The Waco Aircraft Company (WACO) was an aircraft manufacturer located in Troy, Ohio, United States. Between 1920 and 1947, the company produced a wide range of civilian biplanes.
The company initially started under the name Weaver Aircraft Company of Ohio but changed its name to the Waco Aircraft Company in 1928/29.
WACO (referring to the aircraft) is usually pronounced "wah-co" (the first syllable pronounced as in "water"), not "way-co" like Waco, Texas, whose name is entirely unrelated. Several companies operated under the Waco name, with the first company being the Weaver Aircraft Company, a firm founded by George E. Weaver, Clayton Bruckner, and Elwood Junkin in 1920 in Lorain and Medina, Ohio after they had already been collaborating for several years. In the spring of 1923 this became the Advance Aircraft Company in Troy, Ohio, after the departure of Weaver. At some point (when is not at all clear from the records but 1928 or 1929) it was changed from Advance Aircraft Company to Waco Aircraft Company. The firm is often confused with Western Aviation Company, the name of four unrelated aircraft enterprises in Chicago, Illinois; San Antonio, Texas; and Burbank, California.
Waco's history started in 1919 when businessmen Clayton J. "Clayt" Brukner and Elwood "Sam" Junkin met barnstorming pilots Charles "Charley" William Meyers and George "Buck" Weaver. Although their initial floatplane design was a failure, they went on to found the Waco company in 1920 and established themselves as producers of reliable, rugged planes that were popular with travelling businessmen, postal services and explorers, especially after the company began producing closed-cabin biplane models after 1930 in addition to the open cockpit biplanes. The Waco name was extremely well represented in the U.S. civil aircraft registry between the wars, with more Wacos registered than the aircraft of any other company. Production types including open cockpit biplanes, cabin biplanes and cabin sesquiplanes (known by Waco as Custom Cabins) as well as numerous experimental types
Waco had been building a series of successful cabin biplanes, when in 1935 they introduced a new series of upmarket cabin sesquiplanes intended for the wealthy private individual or business. The original biplanes had been given a designation ending in C, however with the new Custom Cabin, Waco decided to differentiate the new design and existing C types that remained in production were recoded as C-S types to indicate Standard Cabin, until Waco changed their designation again in 1936 to just an S. For example, the 1934 Standard Cabin YKC was redesignated as a YKC-S in 1935, and as a YKS-6 in 1936. 1936 also saw the adoption of a numerical suffix to indicate the model year of the design, as "-6" for 1936, "-7" for 1937, etc. Since it referred to a model and not the year of production, the "-7" was carried into 1939 for some Custom Cabins, while others were designated "-8". In 1936, Waco started using a short form to refer to the types of aircraft without the engine and model identifiers resulting in C-6, C-7 and C-8 however as Waco only built one type of Custom cabin in each of those years, they refer to the QC-6, GC-7 and GC-8 series respectively.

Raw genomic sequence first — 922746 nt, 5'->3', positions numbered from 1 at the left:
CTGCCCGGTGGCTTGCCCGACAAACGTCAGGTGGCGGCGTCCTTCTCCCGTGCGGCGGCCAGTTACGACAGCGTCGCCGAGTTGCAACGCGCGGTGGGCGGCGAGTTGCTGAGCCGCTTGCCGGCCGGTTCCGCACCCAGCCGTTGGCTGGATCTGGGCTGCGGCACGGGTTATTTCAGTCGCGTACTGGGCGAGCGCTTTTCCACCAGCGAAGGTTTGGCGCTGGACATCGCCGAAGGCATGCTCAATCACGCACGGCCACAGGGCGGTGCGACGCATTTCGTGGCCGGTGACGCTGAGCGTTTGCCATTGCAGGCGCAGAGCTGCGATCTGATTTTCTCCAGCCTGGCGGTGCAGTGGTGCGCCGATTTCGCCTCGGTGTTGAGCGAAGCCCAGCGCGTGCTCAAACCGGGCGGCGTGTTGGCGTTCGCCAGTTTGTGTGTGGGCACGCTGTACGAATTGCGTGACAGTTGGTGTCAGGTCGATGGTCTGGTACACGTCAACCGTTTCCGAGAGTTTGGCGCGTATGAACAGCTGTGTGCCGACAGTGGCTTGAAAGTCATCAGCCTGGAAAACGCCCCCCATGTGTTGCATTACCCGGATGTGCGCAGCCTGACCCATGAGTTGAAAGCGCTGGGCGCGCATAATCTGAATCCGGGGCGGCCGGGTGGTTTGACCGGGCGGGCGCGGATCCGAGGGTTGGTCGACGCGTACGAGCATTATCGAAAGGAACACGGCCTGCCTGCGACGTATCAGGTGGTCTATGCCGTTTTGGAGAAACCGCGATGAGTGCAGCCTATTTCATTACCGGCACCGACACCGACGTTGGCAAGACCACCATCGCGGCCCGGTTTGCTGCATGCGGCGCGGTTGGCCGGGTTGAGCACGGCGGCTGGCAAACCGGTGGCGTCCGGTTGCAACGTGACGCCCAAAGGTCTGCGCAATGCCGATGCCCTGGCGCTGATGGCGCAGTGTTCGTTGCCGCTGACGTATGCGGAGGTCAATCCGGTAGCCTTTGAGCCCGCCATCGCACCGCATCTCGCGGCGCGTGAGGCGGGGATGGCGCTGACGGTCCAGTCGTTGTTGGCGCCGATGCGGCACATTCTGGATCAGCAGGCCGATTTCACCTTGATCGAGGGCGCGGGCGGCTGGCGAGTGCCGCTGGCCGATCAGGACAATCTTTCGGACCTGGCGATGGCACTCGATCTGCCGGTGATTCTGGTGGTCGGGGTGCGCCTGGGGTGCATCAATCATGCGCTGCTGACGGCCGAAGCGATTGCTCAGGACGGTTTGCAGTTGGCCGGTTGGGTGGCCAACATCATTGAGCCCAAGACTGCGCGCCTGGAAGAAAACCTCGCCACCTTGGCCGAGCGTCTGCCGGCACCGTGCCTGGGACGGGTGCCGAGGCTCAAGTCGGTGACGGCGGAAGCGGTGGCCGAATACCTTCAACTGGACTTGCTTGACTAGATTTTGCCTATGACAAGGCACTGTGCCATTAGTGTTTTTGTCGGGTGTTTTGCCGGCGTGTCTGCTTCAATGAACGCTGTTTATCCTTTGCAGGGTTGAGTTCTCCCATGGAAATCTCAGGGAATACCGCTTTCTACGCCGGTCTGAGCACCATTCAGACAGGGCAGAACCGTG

Waco civilian designations describe the configuration of the aircraft. The first letter lists the engine used, the second the specific type, and the third the general series. The coding system was changed in 1929 with several letters reassigned, and later with the introduction of the Custom Cabin series, the third letter 'C' was initially replaced with C-S (Cabin-Standard) and finally S. The numeral suffix represents the first year of production if it is 6 or higher (6=1936), or a sub type if 2 or less. Thus EGC-7 is a Wright R-760-E2 (350 hp (261 kW)) engined, cabin biplane airframe, custom cabin model first manufactured in 1937. Many Waco Cabin Biplanes that were originally sold as civilian aircraft, were impressed into military service in World War II. The United States Army Air Forces classified theirs regardless of type as Waco C-72s, with type letters identifying specific models. Other countries used other designations for their own Wacos.